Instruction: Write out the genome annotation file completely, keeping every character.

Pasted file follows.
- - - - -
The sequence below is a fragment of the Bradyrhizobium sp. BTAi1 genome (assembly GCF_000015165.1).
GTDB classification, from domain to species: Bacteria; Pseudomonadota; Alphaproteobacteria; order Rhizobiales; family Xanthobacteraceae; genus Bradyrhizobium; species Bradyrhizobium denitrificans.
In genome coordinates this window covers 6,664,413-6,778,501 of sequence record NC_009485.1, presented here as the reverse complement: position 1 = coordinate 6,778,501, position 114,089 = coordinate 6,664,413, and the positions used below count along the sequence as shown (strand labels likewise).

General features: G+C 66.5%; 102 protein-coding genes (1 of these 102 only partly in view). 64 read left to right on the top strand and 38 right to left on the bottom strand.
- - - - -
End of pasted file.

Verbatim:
The sequence below is a fragment of the Bradyrhizobium sp. BTAi1 genome (assembly GCF_000015165.1).
GTDB classification, from domain to species: Bacteria; Pseudomonadota; Alphaproteobacteria; order Rhizobiales; family Xanthobacteraceae; genus Bradyrhizobium; species Bradyrhizobium denitrificans.
In genome coordinates this window covers 6,664,413-6,778,501 of sequence record NC_009485.1, presented here as the reverse complement: position 1 = coordinate 6,778,501, position 114,089 = coordinate 6,664,413, and the positions used below count along the sequence as shown (strand labels likewise).

General features: G+C 66.5%; 102 protein-coding genes (1 of these 102 only partly in view). 64 read left to right on the top strand and 38 right to left on the bottom strand.